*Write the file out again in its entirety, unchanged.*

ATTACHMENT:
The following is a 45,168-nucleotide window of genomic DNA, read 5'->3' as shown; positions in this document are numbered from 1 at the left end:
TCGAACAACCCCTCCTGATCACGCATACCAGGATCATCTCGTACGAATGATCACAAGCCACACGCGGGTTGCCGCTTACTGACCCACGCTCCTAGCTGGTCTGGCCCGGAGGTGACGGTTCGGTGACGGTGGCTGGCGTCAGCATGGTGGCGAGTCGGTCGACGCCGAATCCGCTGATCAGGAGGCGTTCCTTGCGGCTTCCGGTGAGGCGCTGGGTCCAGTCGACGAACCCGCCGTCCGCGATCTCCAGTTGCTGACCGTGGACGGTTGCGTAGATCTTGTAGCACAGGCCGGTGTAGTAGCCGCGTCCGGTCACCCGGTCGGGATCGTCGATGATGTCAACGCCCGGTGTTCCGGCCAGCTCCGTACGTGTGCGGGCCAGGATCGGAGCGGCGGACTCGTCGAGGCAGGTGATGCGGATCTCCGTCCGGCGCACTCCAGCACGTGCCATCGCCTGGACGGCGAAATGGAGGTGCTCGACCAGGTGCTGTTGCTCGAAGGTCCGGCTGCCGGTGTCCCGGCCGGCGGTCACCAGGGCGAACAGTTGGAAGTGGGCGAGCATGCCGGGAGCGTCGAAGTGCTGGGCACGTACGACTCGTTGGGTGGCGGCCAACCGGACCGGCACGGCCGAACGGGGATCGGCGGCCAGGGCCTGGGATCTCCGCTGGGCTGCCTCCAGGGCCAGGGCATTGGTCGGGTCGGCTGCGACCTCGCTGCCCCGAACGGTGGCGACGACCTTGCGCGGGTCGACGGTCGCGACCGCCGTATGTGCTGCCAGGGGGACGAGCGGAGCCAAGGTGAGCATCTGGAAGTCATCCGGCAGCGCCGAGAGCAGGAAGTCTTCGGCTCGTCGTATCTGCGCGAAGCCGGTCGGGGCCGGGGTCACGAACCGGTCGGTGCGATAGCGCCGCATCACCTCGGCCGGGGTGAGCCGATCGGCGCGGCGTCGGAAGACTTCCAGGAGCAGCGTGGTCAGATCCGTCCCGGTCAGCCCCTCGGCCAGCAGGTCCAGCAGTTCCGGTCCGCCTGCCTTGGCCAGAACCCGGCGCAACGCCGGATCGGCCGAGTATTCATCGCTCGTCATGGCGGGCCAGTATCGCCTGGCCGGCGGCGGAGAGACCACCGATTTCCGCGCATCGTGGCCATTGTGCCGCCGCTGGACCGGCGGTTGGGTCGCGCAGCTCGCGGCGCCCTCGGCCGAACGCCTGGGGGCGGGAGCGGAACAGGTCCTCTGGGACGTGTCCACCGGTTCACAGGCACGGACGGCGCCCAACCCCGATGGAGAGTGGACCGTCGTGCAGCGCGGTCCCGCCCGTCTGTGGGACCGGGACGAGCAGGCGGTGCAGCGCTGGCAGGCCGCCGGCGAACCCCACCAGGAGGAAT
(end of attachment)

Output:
The following is a 45,168-nucleotide window of genomic DNA, read 5'->3' as shown; positions in this document are numbered from 1 at the left end:
TCGAACAACCCCTCCTGATCACGCATACCAGGATCATCTCGTACGAATGATCACAAGCCACACGCGGGTTGCCGCTTACTGACCCACGCTCCTAGCTGGTCTGGCCCGGAGGTGACGGTTCGGTGACGGTGGCTGGCGTCAGCATGGTGGCGAGTCGGTCGACGCCGAATCCGCTGATCAGGAGGCGTTCCTTGCGGCTTCCGGTGAGGCGCTGGGTCCAGTCGACGAACCCGCCGTCCGCGATCTCCAGTTGCTGACCGTGGACGGTTGCGTAGATCTTGTAGCACAGGCCGGTGTAGTAGCCGCGTCCGGTCACCCGGTCGGGATCGTCGATGATGTCAACGCCCGGTGTTCCGGCCAGCTCCGTACGTGTGCGGGCCAGGATCGGAGCGGCGGACTCGTCGAGGCAGGTGATGCGGATCTCCGTCCGGCGCACTCCAGCACGTGCCATCGCCTGGACGGCGAAATGGAGGTGCTCGACCAGGTGCTGTTGCTCGAAGGTCCGGCTGCCGGTGTCCCGGCCGGCGGTCACCAGGGCGAACAGTTGGAAGTGGGCGAGCATGCCGGGAGCGTCGAAGTGCTGGGCACGTACGACTCGTTGGGTGGCGGCCAACCGGACCGGCACGGCCGAACGGGGATCGGCGGCCAGGGCCTGGGATCTCCGCTGGGCTGCCTCCAGGGCCAGGGCATTGGTCGGGTCGGCTGCGACCTCGCTGCCCCGAACGGTGGCGACGACCTTGCGCGGGTCGACGGTCGCGACCGCCGTATGTGCTGCCAGGGGGACGAGCGGAGCCAAGGTGAGCATCTGGAAGTCATCCGGCAGCGCCGAGAGCAGGAAGTCTTCGGCTCGTCGTATCTGCGCGAAGCCGGTCGGGGCCGGGGTCACGAACCGGTCGGTGCGATAGCGCCGCATCACCTCGGCCGGGGTGAGCCGATCGGCGCGGCGTCGGAAGACTTCCAGGAGCAGCGTGGTCAGATCCGTCCCGGTCAGCCCCTCGGCCAGCAGGTCCAGCAGTTCCGGTCCGCCTGCCTTGGCCAGAACCCGGCGCAACGCCGGATCGGCCGAGTATTCATCGCTCGTCATGGCGGGCCAGTATCGCCTGGCCGGCGGCGGAGAGACCACCGATTTCCGCGCATCGTGGCCATTGTGCCGCCGCTGGACCGGCGGTTGGGTCGCGCAGCTCGCGGCGCCCTCGGCCGAACGCCTGGGGGCGGGAGCGGAACAGGTCCTCTGGGACGTGTCCACCGGTTCACAGGCACGGACGGCGCCCAACCCCGATGGAGAGTGGACCGTCGTGCAGCGCGGTCCCGCCCGTCTGTGGGACCGGGACGAGCAGGCGGTGCAGCGCTGGCAGGCCGCCGGCGAACCCCACCAGGAGGAAT